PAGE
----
In addition to hybrid instruction, the School of Interiors faculty regularly deploys digital means to deliver lectures, demonstrations, readings, experiences, and guest lectures. In higher education, this scattershot approach might be countered by a scaffolded curriculum, within which each experience builds on the last, culminating in a capstone project (Kuh, 2008). In this project we examine the implications of a scaffolded approach to design education that focuses on intentionally embedded hybrid elements and courses across the breadth of the program, bringing the possibility of scholarship on teaching and learning in design. Moreover, as the faculty each brings experience to teaching, their multiple voices resonate beyond the “sage on the stage” model for most design education delivery. With the DESIGN DRIVE, faculty will have the opportunity to provide students with expanded opportunities to innovate and learn through online visual exploration, photography, video recording, virtual field visits, interactive websites, and other forms of engagement. Further, through the deployment of new technology rich strategies, assessment and evaluation of the DESIGN DRIVE will yield significant opportunities and approaches to keep the active pedagogy alive throughout a course’s entirety. Holistically, data will be collected by a mixed methods approach, emphasizing both qualitative and quantitative aspects alongside student learning outcomes. The success of the project will be measured by looking across this data and interpreting trends, issues, successes, and challenges. 

What might all of this mean?  A student who excels at writing might do well in more traditional courses whereas students with greater ranges of skills and abilities across a variety of media and approaches would thrive in the rich environment envisioned under this project and present on the DESIGN DRIVE.  In terms of student success, engagement, and retention, the teaching team asserts that more active classrooms and online experiences will foster greater interest and understanding by students about the materials and concepts covered.  It follows that a deeper commitment to the curriculum by both students and faculty will likely emerge as a result, boosting connectivity and a community of learners. More so, the School has identified the need for a single-source database to provide faculty with a broader opportunity for collaboration with one another and other users of the DESIGN DRIVE for sharing information and techniques valuable for enhancing course materials as well as individual research interests.  For instance, one professor might find and share a video about concrete, which illustrates how it is made and how it can be used in building projects.  The History and Theory of Interior Environments course might use this video to introduce students to the material, but also to indicate how the material has changed since the Ancient Roman era when it was originally created.  Then, the Interior Construction Systems course, could reference this video to talk about the structural capacity of concrete as it relates to the construction of interior environments.  Similarly, the Interior Finish Materials course may have students watch the video as a way of expressing the properties and characteristics of concrete as it relates to human interaction, as in a countertop.  Finally, an instructor of a project-based studio course could review the video when specifying and implementing concrete in a design component. On the other hand, students will use the website as a single source for relevant information and tools that would be accessible throughout their years in the program, with the hopes that they would stay connected and use the website as a resource as practicing professionals. With an ability to collect, curate, and disseminate expert information, the platform expands the population reached by the School of Interiors without compromising the education we provide with the potential for global impact.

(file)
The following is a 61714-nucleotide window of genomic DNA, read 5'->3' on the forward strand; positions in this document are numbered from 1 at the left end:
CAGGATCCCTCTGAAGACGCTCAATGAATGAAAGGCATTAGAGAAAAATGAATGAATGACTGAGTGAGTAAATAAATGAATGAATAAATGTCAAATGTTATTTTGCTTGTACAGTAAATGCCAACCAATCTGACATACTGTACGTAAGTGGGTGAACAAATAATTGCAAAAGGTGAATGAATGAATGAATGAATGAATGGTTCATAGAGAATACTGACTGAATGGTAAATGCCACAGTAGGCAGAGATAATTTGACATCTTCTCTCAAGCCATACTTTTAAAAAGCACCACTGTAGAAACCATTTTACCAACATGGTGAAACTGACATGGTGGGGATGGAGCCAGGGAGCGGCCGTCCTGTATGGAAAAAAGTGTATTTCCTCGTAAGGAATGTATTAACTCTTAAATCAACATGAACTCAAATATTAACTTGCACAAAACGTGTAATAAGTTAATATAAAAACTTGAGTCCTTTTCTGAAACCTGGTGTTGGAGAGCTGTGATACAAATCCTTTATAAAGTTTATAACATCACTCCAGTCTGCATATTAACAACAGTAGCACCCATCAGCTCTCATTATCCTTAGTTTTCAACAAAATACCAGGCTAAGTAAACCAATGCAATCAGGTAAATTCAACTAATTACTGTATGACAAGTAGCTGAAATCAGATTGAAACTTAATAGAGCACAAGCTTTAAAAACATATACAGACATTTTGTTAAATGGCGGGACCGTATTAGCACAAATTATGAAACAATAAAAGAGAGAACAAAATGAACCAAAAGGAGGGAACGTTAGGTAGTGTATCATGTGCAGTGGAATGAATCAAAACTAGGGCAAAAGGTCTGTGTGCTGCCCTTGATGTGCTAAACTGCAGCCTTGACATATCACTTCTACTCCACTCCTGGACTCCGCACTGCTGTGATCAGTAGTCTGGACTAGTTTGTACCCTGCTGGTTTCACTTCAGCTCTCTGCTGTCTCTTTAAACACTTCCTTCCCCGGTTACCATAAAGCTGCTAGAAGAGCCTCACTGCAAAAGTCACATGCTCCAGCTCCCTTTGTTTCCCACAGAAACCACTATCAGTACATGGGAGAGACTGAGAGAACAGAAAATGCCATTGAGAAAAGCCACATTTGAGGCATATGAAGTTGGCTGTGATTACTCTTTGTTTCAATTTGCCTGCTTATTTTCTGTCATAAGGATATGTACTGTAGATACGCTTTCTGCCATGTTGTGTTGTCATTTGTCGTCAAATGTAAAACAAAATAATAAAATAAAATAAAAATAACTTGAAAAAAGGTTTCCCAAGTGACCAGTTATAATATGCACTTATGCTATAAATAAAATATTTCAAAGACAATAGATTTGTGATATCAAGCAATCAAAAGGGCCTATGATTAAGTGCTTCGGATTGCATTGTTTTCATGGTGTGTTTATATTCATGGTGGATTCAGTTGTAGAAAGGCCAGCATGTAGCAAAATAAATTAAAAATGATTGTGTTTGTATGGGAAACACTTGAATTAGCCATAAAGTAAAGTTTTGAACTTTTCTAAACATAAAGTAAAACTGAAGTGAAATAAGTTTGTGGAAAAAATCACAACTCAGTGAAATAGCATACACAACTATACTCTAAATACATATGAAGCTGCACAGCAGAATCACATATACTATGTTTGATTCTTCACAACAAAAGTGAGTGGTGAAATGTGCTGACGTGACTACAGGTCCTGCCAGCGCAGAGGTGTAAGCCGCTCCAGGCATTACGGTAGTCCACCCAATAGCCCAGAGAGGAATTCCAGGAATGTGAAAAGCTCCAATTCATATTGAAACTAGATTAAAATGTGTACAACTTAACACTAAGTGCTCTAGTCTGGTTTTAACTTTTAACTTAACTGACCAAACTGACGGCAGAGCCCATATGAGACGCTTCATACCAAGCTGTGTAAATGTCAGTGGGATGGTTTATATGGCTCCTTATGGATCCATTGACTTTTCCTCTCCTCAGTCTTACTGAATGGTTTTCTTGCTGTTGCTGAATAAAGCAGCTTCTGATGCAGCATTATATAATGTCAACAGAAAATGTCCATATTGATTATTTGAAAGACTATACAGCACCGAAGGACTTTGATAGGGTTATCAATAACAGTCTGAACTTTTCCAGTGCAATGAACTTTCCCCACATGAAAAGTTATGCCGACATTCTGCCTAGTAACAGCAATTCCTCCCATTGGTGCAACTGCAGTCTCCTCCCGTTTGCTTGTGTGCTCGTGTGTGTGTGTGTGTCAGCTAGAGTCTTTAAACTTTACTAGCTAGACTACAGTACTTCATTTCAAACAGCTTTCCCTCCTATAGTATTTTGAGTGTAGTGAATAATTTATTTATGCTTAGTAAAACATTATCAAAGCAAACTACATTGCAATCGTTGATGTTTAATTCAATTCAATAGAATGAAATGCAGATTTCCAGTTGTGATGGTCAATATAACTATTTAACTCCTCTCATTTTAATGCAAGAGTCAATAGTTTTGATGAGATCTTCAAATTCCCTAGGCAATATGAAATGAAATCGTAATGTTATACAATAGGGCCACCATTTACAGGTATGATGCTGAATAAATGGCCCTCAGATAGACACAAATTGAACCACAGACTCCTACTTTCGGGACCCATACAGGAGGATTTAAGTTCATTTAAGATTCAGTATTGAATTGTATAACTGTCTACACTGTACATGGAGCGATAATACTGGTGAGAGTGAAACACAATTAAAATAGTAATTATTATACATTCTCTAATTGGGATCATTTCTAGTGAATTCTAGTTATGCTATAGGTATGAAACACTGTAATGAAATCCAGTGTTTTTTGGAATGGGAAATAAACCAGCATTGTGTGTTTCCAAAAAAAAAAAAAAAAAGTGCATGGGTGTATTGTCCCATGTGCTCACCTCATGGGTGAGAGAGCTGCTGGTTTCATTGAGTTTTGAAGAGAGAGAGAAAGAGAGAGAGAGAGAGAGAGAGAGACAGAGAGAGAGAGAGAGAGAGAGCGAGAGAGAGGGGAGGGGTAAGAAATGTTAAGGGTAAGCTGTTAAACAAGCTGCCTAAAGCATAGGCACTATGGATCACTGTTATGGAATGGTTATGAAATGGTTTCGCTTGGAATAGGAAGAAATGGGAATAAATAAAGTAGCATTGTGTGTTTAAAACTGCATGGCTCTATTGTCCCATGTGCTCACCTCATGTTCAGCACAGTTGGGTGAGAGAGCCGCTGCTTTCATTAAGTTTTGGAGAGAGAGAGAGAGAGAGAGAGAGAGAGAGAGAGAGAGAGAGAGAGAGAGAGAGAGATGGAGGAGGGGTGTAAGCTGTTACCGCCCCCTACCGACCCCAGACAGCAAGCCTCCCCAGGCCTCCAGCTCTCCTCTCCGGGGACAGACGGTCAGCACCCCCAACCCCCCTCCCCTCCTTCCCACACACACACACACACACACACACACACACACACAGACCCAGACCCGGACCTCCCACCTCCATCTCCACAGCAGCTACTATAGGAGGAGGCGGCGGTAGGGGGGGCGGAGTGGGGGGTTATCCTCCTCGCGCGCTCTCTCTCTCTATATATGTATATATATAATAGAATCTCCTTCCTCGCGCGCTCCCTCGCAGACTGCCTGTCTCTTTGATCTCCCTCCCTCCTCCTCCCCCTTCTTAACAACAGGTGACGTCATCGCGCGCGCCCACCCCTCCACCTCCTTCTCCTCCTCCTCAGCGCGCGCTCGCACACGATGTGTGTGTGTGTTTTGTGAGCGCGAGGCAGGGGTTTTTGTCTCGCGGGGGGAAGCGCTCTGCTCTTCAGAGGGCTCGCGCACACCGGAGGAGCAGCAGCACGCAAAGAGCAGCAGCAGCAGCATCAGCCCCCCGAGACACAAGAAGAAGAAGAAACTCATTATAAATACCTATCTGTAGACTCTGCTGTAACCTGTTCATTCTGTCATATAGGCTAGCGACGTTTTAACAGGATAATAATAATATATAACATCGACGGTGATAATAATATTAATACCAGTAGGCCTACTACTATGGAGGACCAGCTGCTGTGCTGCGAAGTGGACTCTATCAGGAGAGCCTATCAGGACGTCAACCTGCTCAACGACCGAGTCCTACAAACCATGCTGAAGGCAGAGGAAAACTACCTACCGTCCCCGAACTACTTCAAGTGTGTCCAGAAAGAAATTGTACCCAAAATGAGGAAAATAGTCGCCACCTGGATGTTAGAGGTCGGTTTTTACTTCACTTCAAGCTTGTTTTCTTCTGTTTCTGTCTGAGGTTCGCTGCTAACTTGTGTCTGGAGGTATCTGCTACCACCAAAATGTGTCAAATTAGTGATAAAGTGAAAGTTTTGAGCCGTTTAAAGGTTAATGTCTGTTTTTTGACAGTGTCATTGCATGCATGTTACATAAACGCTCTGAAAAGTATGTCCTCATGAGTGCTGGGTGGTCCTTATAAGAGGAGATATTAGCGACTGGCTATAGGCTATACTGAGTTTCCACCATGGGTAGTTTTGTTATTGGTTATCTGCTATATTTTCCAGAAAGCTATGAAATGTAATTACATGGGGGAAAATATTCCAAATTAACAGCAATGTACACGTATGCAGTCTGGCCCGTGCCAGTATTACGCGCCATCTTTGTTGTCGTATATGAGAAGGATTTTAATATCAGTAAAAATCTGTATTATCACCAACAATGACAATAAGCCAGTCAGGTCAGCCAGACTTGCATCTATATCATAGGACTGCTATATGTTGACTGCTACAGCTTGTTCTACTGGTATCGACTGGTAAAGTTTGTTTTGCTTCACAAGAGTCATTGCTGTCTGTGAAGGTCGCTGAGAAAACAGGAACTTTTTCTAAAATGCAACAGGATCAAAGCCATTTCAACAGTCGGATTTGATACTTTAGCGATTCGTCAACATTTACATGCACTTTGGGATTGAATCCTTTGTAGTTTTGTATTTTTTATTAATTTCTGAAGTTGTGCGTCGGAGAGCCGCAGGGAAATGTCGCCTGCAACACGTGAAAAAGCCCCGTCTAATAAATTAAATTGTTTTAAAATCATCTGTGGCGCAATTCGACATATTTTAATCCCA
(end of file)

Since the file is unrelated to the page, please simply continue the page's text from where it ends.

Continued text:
Though all implications for this project have yet to be detailed, our program feels it would be useful to see some possible transformations in thinking about our students, the development of digital and technical skills, and the mastery of information necessary for success in practice.  Thus, the format and intentions of this presentation revolve around engaged and interactive dialogue about the potential the DESIGN DRIVE has to transform the way educators and students work, learn and share with one another, creating a catalyst for change while enriching and deepening our collective instructional prowess and the positive learning that results from a strong commitment to teaching and learning.

 

References

Kuh, George D. 2008. High-Impact Educational Practices: What They Are, Who Has Access to Them, and Why They Matter. Assn of Amer Colleges.